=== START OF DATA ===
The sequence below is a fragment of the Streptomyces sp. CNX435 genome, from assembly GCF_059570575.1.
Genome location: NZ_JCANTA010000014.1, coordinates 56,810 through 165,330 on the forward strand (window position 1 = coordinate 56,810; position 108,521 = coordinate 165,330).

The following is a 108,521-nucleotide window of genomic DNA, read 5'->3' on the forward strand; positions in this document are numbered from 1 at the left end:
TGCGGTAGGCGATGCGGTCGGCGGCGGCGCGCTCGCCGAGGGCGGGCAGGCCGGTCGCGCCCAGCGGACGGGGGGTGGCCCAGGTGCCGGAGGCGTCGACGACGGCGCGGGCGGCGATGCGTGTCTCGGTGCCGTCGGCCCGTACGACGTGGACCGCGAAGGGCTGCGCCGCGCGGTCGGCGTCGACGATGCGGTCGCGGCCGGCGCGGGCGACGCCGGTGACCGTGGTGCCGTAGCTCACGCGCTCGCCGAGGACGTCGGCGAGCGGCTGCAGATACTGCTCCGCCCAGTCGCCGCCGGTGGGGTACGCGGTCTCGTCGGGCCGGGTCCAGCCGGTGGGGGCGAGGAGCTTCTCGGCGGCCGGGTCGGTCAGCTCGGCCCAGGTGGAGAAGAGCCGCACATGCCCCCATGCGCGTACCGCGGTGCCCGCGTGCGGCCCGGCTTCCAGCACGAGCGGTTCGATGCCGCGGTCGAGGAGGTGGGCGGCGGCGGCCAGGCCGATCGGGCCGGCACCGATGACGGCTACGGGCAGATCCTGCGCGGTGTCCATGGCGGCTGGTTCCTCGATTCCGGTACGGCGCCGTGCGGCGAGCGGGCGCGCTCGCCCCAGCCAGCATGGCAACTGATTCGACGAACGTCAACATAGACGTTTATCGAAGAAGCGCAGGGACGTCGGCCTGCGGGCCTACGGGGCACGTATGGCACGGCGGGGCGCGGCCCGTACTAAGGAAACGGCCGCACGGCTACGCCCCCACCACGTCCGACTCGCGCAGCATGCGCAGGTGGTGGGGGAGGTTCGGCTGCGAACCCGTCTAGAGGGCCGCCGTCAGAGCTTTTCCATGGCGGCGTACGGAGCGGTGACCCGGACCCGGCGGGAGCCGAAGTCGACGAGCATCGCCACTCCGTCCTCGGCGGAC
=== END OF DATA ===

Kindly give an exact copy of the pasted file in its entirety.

The sequence below is a fragment of the Streptomyces sp. CNX435 genome, from assembly GCF_059570575.1.
Genome location: NZ_JCANTA010000014.1, coordinates 56,810 through 165,330 on the forward strand (window position 1 = coordinate 56,810; position 108,521 = coordinate 165,330).

The following is a 108,521-nucleotide window of genomic DNA, read 5'->3' on the forward strand; positions in this document are numbered from 1 at the left end:
TGCGGTAGGCGATGCGGTCGGCGGCGGCGCGCTCGCCGAGGGCGGGCAGGCCGGTCGCGCCCAGCGGACGGGGGGTGGCCCAGGTGCCGGAGGCGTCGACGACGGCGCGGGCGGCGATGCGTGTCTCGGTGCCGTCGGCCCGTACGACGTGGACCGCGAAGGGCTGCGCCGCGCGGTCGGCGTCGACGATGCGGTCGCGGCCGGCGCGGGCGACGCCGGTGACCGTGGTGCCGTAGCTCACGCGCTCGCCGAGGACGTCGGCGAGCGGCTGCAGATACTGCTCCGCCCAGTCGCCGCCGGTGGGGTACGCGGTCTCGTCGGGCCGGGTCCAGCCGGTGGGGGCGAGGAGCTTCTCGGCGGCCGGGTCGGTCAGCTCGGCCCAGGTGGAGAAGAGCCGCACATGCCCCCATGCGCGTACCGCGGTGCCCGCGTGCGGCCCGGCTTCCAGCACGAGCGGTTCGATGCCGCGGTCGAGGAGGTGGGCGGCGGCGGCCAGGCCGATCGGGCCGGCACCGATGACGGCTACGGGCAGATCCTGCGCGGTGTCCATGGCGGCTGGTTCCTCGATTCCGGTACGGCGCCGTGCGGCGAGCGGGCGCGCTCGCCCCAGCCAGCATGGCAACTGATTCGACGAACGTCAACATAGACGTTTATCGAAGAAGCGCAGGGACGTCGGCCTGCGGGCCTACGGGGCACGTATGGCACGGCGGGGCGCGGCCCGTACTAAGGAAACGGCCGCACGGCTACGCCCCCACCACGTCCGACTCGCGCAGCATGCGCAGGTGGTGGGGGAGGTTCGGCTGCGAACCCGTCTAGAGGGCCGCCGTCAGAGCTTTTCCATGGCGGCGTACGGAGCGGTGACCCGGACCCGGCGGGAGCCGAAGTCGACGAGCATCGCCACTCCGTCCTCGGCGGAC